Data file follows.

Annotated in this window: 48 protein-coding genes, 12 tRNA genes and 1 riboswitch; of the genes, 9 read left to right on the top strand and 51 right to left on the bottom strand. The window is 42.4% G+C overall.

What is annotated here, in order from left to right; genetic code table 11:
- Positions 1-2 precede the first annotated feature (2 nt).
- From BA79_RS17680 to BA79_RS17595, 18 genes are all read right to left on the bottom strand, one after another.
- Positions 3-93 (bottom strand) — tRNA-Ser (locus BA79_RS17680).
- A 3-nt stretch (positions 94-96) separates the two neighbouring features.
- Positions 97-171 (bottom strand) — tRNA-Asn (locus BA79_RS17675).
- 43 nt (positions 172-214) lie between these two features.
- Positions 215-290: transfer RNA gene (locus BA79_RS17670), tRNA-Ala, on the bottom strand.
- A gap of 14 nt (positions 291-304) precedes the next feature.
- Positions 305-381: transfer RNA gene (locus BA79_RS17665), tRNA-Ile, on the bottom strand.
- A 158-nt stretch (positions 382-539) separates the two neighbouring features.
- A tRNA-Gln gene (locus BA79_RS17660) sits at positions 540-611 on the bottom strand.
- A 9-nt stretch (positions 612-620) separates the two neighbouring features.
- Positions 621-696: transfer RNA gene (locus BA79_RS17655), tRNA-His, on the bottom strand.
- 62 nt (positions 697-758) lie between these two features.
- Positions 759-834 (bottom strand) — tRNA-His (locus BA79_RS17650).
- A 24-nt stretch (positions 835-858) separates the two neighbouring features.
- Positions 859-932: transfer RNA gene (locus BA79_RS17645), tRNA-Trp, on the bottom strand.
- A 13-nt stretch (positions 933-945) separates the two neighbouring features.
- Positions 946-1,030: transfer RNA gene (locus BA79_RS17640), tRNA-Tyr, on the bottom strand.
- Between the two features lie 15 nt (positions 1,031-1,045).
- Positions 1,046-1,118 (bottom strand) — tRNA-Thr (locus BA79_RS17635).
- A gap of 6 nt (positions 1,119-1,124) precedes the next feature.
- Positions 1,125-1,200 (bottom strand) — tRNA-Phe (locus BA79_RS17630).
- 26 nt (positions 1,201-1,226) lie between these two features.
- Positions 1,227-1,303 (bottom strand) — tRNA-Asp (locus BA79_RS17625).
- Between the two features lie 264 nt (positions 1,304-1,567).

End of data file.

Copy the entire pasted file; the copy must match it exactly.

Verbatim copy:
Annotated in this window: 48 protein-coding genes, 12 tRNA genes and 1 riboswitch; of the genes, 9 read left to right on the top strand and 51 right to left on the bottom strand. The window is 42.4% G+C overall.

What is annotated here, in order from left to right; genetic code table 11:
- Positions 1-2 precede the first annotated feature (2 nt).
- From BA79_RS17680 to BA79_RS17595, 18 genes are all read right to left on the bottom strand, one after another.
- Positions 3-93 (bottom strand) — tRNA-Ser (locus BA79_RS17680).
- A 3-nt stretch (positions 94-96) separates the two neighbouring features.
- Positions 97-171 (bottom strand) — tRNA-Asn (locus BA79_RS17675).
- 43 nt (positions 172-214) lie between these two features.
- Positions 215-290: transfer RNA gene (locus BA79_RS17670), tRNA-Ala, on the bottom strand.
- A gap of 14 nt (positions 291-304) precedes the next feature.
- Positions 305-381: transfer RNA gene (locus BA79_RS17665), tRNA-Ile, on the bottom strand.
- A 158-nt stretch (positions 382-539) separates the two neighbouring features.
- A tRNA-Gln gene (locus BA79_RS17660) sits at positions 540-611 on the bottom strand.
- A 9-nt stretch (positions 612-620) separates the two neighbouring features.
- Positions 621-696: transfer RNA gene (locus BA79_RS17655), tRNA-His, on the bottom strand.
- 62 nt (positions 697-758) lie between these two features.
- Positions 759-834 (bottom strand) — tRNA-His (locus BA79_RS17650).
- A 24-nt stretch (positions 835-858) separates the two neighbouring features.
- Positions 859-932: transfer RNA gene (locus BA79_RS17645), tRNA-Trp, on the bottom strand.
- A 13-nt stretch (positions 933-945) separates the two neighbouring features.
- Positions 946-1,030: transfer RNA gene (locus BA79_RS17640), tRNA-Tyr, on the bottom strand.
- Between the two features lie 15 nt (positions 1,031-1,045).
- Positions 1,046-1,118 (bottom strand) — tRNA-Thr (locus BA79_RS17635).
- A gap of 6 nt (positions 1,119-1,124) precedes the next feature.
- Positions 1,125-1,200 (bottom strand) — tRNA-Phe (locus BA79_RS17630).
- 26 nt (positions 1,201-1,226) lie between these two features.
- Positions 1,227-1,303 (bottom strand) — tRNA-Asp (locus BA79_RS17625).
- Between the two features lie 264 nt (positions 1,304-1,567).